Maine Taxation

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Online Resources[edit | edit source]

Why Use Tax Records[edit | edit source]

By studying several consecutive years of tax records you may determine when a young men came of age, when individuals moved in and out of a home, or when they died leaving heirs. Authorities determined wealth (real estate, or income) to be taxed. Taxes can be for polls, real and personal estate, or schools.

Tax record content varies and may include the name and residence of the taxpayer, description of the real estate, name of original purchaser, description of personal property, number of males over 21, number of school children, slaves, and farm animals. Tax records usually are arranged by date and locality and are not normally indexed. Tax records can be used in place of missing land and census records to locate a person’s residence.

How to Use Tax Records for Maine[edit | edit source]

County Level[edit | edit source]

Tax records were recorded by state and town officials. Many tax lists are included in town histories. Because Maine was part of Massachusetts until 1820, some Maine tax records will also be listed under Massachusetts.

State Level[edit | edit source]

  • 1862-1866 Internal revenue assessment lists for Main Internal revenue assessment lists were created into divisions called Districts, each county is put into a district. County names are arranged alphabetically within the division and then within months. The following is a list of counties placed in which district. (knowing the district and county your ancestor lived in will make searching this years taxes list a little faster)
    (once on page scroll down to district desired and click on camera to open)

U.S. Internal Revenue Assessment Lists. Three types of Reports: A=Annual; M=Monthly; S=Special Years and Reports may be different.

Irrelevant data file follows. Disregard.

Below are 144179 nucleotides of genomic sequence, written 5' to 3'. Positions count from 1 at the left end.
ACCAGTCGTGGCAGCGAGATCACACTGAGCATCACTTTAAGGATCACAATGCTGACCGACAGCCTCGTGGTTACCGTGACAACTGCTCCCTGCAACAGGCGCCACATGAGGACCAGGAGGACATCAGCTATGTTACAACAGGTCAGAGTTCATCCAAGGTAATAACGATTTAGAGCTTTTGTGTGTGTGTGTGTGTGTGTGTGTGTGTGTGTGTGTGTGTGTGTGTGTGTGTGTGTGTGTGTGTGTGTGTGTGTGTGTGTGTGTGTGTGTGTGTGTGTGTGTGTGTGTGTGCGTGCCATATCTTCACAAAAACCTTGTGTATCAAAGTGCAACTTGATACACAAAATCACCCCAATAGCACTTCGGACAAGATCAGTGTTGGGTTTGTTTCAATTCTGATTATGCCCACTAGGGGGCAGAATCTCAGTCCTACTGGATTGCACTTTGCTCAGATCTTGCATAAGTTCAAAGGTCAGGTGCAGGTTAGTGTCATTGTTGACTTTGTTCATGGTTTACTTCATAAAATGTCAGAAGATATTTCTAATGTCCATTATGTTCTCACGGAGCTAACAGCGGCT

1862-1874 Internal Revenue Assessment Districts for Maine:
District 1: Cumberland, York
District 2: Androscoggin, Franklin, Oxford, Sagaddahoc
District 3: Kennebec, Lincloln, Somerset
District 4: Aroostook, Penobscot, Piscataquis
District 5: Hancock, Knox, Waldo, Washington


Books published and/or on film

  • 1771 The Massachusetts Tax Valuation List of 1771 Pruitt, Bettye Hobbs, Editor. The Massachusetts Tax Valuation List of 1771. Boston, Massachusetts: G. K. Hall, 1978. Besides the Family History Library in Salt Lake click on WorldCat on the page to find other Copy locations. (also includes an index)
  • 1798 Massachusetts and Maine Direct Tax Census of 1798 United States. Secretary of the Treasury. Massachusetts and Maine Direct Tax Census of 1798. Cambridge, Massachusetts: New England Historic Genealogical Society, 1978. Films only at Family History Library in Salt Lake Click on WorldCat for other locations of these films

The original 1798 tax records are at
New England Historic Genealogical Society
Address: 99 Newbury St.
Boston, MA 02116
Phone: 888-296-3447

Tax money bag.jpg

Tax Laws[edit | edit source]

Abraham Lincoln instituted the income tax in 1862, and on July 1, 1862, Congress passed the Internal Revenue Act, creating the Bureau of Internal Revenue (later renamed to the Internal Revenue Service). This act was intended to “provide Internal Revenue to support the Government and to pay interest on the Public Debt.” Instituted in the height of the Civil War, the “Public Debt” at the time primarily consisted of war expenses. For the Southern States that were part of the Confederate side of the Civil War, once Union troops took over parts of the Southern States, income tax were instituted on them. [2]

  • To learn more about this Collection click here
  • To learn more about the Civil War taxes click here

What history has shown us is that while property taxes are locally levied, there is significant state involvement with the amount of tax local political subdivisions can levy, how property assessments are conducted, and what services local taxing subdivisions must provide for their residents. This comes at a cost to state taxpayers, because the state has obligations it must fund as well, with a limited amount of state tax dollars.


References[edit | edit source]

  1. May be used for free at Family History Center. To locate a center near you, click here.
  2. Creation of the IRA